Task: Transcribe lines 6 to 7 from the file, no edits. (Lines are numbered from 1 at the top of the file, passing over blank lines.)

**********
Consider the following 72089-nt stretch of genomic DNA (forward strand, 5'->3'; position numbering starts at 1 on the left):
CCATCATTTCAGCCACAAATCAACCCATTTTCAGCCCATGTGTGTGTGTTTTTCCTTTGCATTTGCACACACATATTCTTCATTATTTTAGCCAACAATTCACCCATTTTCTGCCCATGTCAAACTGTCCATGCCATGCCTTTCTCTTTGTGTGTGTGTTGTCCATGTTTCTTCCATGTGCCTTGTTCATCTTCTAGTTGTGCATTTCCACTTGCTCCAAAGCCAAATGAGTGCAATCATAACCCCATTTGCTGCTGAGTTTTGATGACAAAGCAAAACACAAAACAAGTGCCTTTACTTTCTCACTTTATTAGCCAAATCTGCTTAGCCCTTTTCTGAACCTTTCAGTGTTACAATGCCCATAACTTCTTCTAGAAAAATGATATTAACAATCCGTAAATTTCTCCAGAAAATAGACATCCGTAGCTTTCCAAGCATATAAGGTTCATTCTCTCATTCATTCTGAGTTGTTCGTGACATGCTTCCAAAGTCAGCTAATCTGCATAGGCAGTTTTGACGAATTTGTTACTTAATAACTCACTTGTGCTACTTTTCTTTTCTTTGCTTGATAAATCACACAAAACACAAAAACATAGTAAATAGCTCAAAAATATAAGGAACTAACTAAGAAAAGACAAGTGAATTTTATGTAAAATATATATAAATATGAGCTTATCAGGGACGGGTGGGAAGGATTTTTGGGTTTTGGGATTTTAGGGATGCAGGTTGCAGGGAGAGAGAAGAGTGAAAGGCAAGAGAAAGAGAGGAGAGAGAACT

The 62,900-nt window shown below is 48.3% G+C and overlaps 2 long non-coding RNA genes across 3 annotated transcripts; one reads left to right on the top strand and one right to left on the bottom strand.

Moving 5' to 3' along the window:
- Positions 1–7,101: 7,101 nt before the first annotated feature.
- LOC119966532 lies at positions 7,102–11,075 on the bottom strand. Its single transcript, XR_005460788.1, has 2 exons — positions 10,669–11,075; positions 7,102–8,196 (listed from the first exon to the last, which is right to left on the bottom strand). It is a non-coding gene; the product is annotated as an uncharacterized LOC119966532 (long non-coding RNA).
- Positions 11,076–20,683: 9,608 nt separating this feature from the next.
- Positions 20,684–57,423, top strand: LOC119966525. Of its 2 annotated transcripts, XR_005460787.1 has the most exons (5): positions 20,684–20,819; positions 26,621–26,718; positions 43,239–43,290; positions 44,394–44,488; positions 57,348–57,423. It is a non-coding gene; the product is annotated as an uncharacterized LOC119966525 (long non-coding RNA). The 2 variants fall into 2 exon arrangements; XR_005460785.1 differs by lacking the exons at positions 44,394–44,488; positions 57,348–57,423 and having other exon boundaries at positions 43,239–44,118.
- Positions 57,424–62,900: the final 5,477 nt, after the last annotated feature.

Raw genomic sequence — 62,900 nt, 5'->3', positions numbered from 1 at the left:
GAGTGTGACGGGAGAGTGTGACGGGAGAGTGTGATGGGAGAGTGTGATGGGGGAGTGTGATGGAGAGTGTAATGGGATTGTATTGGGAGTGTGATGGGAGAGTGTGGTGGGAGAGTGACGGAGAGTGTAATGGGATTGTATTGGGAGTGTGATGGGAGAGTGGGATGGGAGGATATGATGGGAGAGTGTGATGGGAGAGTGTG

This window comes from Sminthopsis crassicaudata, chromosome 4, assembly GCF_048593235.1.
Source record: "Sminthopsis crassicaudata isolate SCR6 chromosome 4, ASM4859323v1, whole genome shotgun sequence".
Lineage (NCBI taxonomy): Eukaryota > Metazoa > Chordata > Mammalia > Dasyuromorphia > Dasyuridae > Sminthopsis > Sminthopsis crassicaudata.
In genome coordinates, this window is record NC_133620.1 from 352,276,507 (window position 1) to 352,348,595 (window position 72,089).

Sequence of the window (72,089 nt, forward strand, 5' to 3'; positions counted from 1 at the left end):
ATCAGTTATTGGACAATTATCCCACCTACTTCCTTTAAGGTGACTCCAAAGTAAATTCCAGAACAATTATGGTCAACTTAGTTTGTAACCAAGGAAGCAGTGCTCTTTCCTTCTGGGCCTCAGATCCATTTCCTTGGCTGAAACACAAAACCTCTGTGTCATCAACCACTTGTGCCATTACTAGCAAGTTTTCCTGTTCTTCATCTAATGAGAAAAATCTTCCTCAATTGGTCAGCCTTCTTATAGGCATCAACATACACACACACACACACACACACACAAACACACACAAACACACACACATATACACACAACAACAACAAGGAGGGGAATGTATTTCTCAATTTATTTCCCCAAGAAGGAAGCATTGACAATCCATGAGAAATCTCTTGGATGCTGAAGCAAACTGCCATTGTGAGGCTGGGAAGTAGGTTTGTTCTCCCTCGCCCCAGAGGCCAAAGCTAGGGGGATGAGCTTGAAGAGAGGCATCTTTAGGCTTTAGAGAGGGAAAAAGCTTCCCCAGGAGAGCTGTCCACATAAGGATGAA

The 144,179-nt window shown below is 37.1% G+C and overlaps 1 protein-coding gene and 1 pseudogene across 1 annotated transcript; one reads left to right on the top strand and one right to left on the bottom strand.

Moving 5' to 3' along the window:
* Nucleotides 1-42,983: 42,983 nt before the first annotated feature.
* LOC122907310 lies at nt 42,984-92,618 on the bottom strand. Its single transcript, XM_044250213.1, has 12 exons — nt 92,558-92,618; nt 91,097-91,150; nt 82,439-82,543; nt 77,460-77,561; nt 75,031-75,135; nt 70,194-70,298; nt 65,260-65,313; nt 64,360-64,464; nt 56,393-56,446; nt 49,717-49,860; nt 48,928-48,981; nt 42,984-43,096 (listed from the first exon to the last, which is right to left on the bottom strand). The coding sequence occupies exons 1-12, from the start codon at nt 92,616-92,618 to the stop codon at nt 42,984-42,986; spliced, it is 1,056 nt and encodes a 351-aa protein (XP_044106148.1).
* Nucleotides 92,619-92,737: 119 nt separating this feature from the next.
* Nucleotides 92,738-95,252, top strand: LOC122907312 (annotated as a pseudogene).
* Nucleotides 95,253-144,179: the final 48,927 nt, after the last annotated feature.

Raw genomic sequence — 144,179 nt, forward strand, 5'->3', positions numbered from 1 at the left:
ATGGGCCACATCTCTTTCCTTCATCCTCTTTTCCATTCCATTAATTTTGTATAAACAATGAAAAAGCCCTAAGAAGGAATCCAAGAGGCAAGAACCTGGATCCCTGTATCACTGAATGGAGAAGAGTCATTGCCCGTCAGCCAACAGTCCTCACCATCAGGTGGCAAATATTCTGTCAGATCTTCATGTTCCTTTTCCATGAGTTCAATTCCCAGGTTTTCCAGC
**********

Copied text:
- LOC119966532 lies at positions 7,102–11,075 on the bottom strand. Its single transcript, XR_005460788.1, has 2 exons — positions 10,669–11,075; positions 7,102–8,196 (listed from the first exon to the last, which is right to left on the bottom strand). It is a non-coding gene; the product is annotated as an uncharacterized LOC119966532 (long non-coding RNA).
- Positions 11,076–20,683: 9,608 nt separating this feature from the next.